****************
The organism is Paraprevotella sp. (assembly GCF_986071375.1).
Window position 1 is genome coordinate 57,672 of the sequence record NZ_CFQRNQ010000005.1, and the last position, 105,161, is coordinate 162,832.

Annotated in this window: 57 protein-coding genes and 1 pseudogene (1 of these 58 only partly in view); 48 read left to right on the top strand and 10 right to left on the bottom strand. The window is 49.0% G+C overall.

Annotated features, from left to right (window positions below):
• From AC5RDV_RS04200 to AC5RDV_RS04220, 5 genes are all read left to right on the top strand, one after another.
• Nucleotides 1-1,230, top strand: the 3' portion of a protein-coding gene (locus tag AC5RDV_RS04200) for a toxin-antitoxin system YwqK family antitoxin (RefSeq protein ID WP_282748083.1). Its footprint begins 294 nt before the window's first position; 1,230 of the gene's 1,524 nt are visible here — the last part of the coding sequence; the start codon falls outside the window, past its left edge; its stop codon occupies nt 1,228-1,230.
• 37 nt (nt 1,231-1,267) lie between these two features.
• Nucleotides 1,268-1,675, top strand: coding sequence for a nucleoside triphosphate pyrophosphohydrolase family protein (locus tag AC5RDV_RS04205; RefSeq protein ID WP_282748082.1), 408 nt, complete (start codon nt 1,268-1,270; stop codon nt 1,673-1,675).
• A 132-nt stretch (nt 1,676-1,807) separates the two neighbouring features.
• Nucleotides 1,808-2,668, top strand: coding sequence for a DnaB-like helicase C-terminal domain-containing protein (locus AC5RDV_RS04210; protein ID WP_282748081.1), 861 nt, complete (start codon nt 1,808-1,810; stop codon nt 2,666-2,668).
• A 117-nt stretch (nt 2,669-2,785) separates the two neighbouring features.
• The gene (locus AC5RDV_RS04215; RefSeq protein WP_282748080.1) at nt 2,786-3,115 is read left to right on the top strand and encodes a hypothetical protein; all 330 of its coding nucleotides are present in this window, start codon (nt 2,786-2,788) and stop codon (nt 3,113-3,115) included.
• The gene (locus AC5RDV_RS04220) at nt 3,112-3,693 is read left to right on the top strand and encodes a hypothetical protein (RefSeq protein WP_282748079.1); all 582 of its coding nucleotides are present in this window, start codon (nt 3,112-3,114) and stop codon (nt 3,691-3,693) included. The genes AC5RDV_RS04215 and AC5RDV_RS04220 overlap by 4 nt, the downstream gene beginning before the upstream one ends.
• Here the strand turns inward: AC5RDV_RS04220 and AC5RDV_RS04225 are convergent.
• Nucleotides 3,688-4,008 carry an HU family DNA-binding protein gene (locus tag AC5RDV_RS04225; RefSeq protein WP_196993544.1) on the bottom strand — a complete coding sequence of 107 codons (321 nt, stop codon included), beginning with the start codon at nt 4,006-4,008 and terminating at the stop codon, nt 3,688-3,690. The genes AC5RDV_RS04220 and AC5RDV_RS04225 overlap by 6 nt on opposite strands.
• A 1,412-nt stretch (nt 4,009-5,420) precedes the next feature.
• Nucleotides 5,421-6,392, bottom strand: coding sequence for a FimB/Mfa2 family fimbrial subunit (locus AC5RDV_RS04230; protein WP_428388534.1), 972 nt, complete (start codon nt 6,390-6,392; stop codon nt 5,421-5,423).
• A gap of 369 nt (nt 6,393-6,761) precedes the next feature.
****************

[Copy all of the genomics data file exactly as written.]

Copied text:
The organism is Paraprevotella sp. (assembly GCF_986071375.1).
Window position 1 is genome coordinate 57,672 of the sequence record NZ_CFQRNQ010000005.1, and the last position, 105,161, is coordinate 162,832.

Annotated in this window: 57 protein-coding genes and 1 pseudogene (1 of these 58 only partly in view); 48 read left to right on the top strand and 10 right to left on the bottom strand. The window is 49.0% G+C overall.

Annotated features, from left to right (window positions below):
• From AC5RDV_RS04200 to AC5RDV_RS04220, 5 genes are all read left to right on the top strand, one after another.
• Nucleotides 1-1,230, top strand: the 3' portion of a protein-coding gene (locus tag AC5RDV_RS04200) for a toxin-antitoxin system YwqK family antitoxin (RefSeq protein ID WP_282748083.1). Its footprint begins 294 nt before the window's first position; 1,230 of the gene's 1,524 nt are visible here — the last part of the coding sequence; the start codon falls outside the window, past its left edge; its stop codon occupies nt 1,228-1,230.
• 37 nt (nt 1,231-1,267) lie between these two features.
• Nucleotides 1,268-1,675, top strand: coding sequence for a nucleoside triphosphate pyrophosphohydrolase family protein (locus tag AC5RDV_RS04205; RefSeq protein ID WP_282748082.1), 408 nt, complete (start codon nt 1,268-1,270; stop codon nt 1,673-1,675).
• A 132-nt stretch (nt 1,676-1,807) separates the two neighbouring features.
• Nucleotides 1,808-2,668, top strand: coding sequence for a DnaB-like helicase C-terminal domain-containing protein (locus AC5RDV_RS04210; protein ID WP_282748081.1), 861 nt, complete (start codon nt 1,808-1,810; stop codon nt 2,666-2,668).
• A 117-nt stretch (nt 2,669-2,785) separates the two neighbouring features.
• The gene (locus AC5RDV_RS04215; RefSeq protein WP_282748080.1) at nt 2,786-3,115 is read left to right on the top strand and encodes a hypothetical protein; all 330 of its coding nucleotides are present in this window, start codon (nt 2,786-2,788) and stop codon (nt 3,113-3,115) included.
• The gene (locus AC5RDV_RS04220) at nt 3,112-3,693 is read left to right on the top strand and encodes a hypothetical protein (RefSeq protein WP_282748079.1); all 582 of its coding nucleotides are present in this window, start codon (nt 3,112-3,114) and stop codon (nt 3,691-3,693) included. The genes AC5RDV_RS04215 and AC5RDV_RS04220 overlap by 4 nt, the downstream gene beginning before the upstream one ends.
• Here the strand turns inward: AC5RDV_RS04220 and AC5RDV_RS04225 are convergent.
• Nucleotides 3,688-4,008 carry an HU family DNA-binding protein gene (locus tag AC5RDV_RS04225; RefSeq protein WP_196993544.1) on the bottom strand — a complete coding sequence of 107 codons (321 nt, stop codon included), beginning with the start codon at nt 4,006-4,008 and terminating at the stop codon, nt 3,688-3,690. The genes AC5RDV_RS04220 and AC5RDV_RS04225 overlap by 6 nt on opposite strands.
• A 1,412-nt stretch (nt 4,009-5,420) precedes the next feature.
• Nucleotides 5,421-6,392, bottom strand: coding sequence for a FimB/Mfa2 family fimbrial subunit (locus AC5RDV_RS04230; protein WP_428388534.1), 972 nt, complete (start codon nt 6,390-6,392; stop codon nt 5,421-5,423).
• A gap of 369 nt (nt 6,393-6,761) precedes the next feature.